More Than CONTENT, It’s COMMUNITY That’s King [aka How To Cultivate Online Relationships & Stuff That Matters]

You’ve heard the drum beat for a decade – ever since the innernets really started popping… “content is king”. As a content creator (both in front and behind the scenes) this has, of course, always made me feel great about my chances to succeed in cutting through the noise online. Pump out good content and you can make your mark. Welllll, I’ve come to know that this target is a moving one…and that, while content is the most TANGIBLE thing for us creative types to latch on to, I’ve come to revise my position over the past year or so that it’s actually waaaaay more that COMMUNITY that’s king. For one, the purpose of making and sharing content, is really to cultivate COMMUNITY (in this case you’re probably here because we’re all of the creative + photography communities, right?!). Whether it’s to feel good about what you’re making, get critiqued, make a living, expand your understanding, etc. For two, the pure act of making stuff is an amazing gift, but community PLUS content can definitely act as a better lever to drive your life/career/hobby/professional experience forward. In short, there are important things to know that’ll help you understand how to cultivate online relationships that matter.

So that gets me to a conversation I recently had with good friend, Brendan Gahan. As a long time agency strategist and super creative guy, Brendan has crafted (social) media campaigns for some of the biggest brands and media companies in the world including Pepsi, GE, and Virgin, to name a few. In 2012 he was named by Forbes as one of the “30 under 30: Brightest Minds in Marketing’. But that’ not what makes him qualified. Why he qualifies in my book is because he GETS IT.

In the recent past Brendan was also a guest on creativeLIVE with Ryan Holiday where the twitter feed and chat rooms went nuts when he was dropping knowledge bombs. Sooooo, I’ve chatted him up in such a way as to inform, share, bestow wisdom on us here in THIS HERE community that’s been growing for nearly a decade. The guy knows his stuff and he’s been a great resource for me and my work, his no BS approach will help you connect the dots from concept to execution. Take it away, Brendan. -Chase

Thanks, Chase.

“Community is king.” What does this mean?

In the times before the interwebs, when you wanted people to know about something you had to go through very clearly established and familiar forms of media:


In a sense, these outlets acted as gatekeepers, and production of content was limited to people who could afford distribution through these channels.

Now communities gather on social platforms that make that sharing and connecting easy, like Facebook, Twitter, YouTube, etc. Chase understands this better than anyone – he’s built a reputation, business, and prestige based on the marriage of his art as much as the power of his audience.

Maybe you’re a singer and you have a new album.
Maybe you’re a photographer trying to generate customers.
Maybe you’re a theater and you have a new show coming up.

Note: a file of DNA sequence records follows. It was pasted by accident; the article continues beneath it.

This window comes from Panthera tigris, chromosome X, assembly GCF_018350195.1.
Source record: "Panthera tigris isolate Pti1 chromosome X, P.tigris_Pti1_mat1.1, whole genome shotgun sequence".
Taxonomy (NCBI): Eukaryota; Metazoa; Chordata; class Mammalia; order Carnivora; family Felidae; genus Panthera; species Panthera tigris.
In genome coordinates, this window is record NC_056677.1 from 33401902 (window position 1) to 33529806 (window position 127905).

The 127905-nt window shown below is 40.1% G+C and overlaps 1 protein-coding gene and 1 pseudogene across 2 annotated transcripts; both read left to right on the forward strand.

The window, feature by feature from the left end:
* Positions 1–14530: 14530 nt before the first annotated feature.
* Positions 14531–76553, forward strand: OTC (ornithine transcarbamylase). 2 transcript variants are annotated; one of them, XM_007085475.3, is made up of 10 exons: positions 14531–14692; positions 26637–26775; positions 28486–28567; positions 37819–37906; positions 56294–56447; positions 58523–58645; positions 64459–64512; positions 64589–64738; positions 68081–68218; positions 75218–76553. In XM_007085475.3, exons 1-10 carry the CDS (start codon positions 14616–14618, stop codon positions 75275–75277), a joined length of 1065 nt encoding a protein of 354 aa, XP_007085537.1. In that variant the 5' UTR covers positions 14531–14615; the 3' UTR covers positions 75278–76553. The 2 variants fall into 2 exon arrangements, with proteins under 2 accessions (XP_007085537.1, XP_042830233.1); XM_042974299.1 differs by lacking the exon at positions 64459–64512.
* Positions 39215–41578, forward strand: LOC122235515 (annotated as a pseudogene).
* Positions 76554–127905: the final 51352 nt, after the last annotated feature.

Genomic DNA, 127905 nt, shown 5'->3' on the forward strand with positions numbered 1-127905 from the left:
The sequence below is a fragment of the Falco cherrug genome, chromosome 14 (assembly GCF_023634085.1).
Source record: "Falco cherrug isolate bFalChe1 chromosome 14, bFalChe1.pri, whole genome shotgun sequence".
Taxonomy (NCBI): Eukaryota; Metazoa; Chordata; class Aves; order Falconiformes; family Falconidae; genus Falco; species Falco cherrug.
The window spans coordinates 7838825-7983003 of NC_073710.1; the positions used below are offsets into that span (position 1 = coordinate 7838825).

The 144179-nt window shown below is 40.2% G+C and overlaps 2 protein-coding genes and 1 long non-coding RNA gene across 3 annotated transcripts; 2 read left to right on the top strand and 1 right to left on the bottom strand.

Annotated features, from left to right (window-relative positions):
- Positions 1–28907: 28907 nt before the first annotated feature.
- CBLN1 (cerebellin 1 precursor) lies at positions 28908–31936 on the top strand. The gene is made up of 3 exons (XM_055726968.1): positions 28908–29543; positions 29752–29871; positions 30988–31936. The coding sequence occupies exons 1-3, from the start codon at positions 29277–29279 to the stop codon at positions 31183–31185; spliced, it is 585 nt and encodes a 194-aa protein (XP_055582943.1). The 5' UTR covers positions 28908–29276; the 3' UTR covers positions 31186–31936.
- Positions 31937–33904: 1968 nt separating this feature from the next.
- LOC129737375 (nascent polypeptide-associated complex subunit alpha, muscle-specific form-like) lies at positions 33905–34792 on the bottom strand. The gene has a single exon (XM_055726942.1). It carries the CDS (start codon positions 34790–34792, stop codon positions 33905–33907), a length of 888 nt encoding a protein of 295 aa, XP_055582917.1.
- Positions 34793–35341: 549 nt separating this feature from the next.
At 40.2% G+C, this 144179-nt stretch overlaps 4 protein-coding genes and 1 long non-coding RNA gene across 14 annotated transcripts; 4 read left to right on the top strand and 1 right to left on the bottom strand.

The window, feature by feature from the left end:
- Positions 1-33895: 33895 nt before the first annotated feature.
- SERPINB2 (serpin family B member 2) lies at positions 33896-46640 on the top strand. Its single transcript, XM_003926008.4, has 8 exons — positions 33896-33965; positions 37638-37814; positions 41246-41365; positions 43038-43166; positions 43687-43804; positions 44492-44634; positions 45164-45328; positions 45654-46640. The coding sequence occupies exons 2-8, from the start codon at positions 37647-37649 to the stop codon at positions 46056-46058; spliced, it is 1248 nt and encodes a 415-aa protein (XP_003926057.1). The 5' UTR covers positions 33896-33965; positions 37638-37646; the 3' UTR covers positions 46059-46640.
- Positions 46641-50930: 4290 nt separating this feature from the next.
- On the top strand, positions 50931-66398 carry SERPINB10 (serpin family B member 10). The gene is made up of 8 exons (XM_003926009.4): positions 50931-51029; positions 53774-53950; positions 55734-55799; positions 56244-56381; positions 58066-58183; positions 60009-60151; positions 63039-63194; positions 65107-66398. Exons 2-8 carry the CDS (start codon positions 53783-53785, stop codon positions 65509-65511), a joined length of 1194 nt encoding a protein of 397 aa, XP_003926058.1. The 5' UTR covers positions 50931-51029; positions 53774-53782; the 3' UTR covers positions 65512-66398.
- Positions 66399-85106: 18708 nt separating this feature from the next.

Regardless of what type of creator you are, you’re a marketer – and as such you face many, many challenges. Executing a social media campaign is one of those challenges, and before you draw up plans and start spending your budget, you should understand the lay of the land.

I get asked about social media and youtube marketing constantly. I’ve spent the last eight years working in the space. The framework I’ve outlined is the backbone I’ve applied to hundreds of social campaigns and shared with many of my friends. It’s constantly changing at every level and there’s always more to know.

This article doesn’t dig into the latest tools. This is not a list of 83 Tips. This is about excellent fundamentals and will help you get started on building your own audience regardless of your end goal.

I recently dug up an email that I wrote for a friend, but have since copied and pasted to share with others a dozen times or so whenever anyone else asks me for advice.


The info below is helpful, but I’m assuming you’re two steps deep into the basic communication framework. I’m assuming you:

1. Already have a deep understanding of your target consumer, and
2. Know the story you want to tell.

This article addresses the functional steps that will help you get your message or content in front of your target audience. This article does not help you craft that message. If you don’t understand your consumer and the story that will resonate with them, nothing I share below is really going to help you.

So let’s break it out.

Where does all this start? You start with the three categories of media that are possible to generate online: Earned, Owned, and Paid. In laymen’s terms these are typically categorized by:

1. Earned Media – Buzz you generate (i.e., bloggers talking about you)
2. Owned Media – Distribution through the channels you operate
3. Paid Media – Ads/awareness you buy

Within the earned media space and engaging online influencers, take a three-step approach:

1) Identify Relevant Targets
2) Establish Incentive (i.e., what the benefit is to them)
3) Engage (i.e., reach out to them via email, phone, etc.)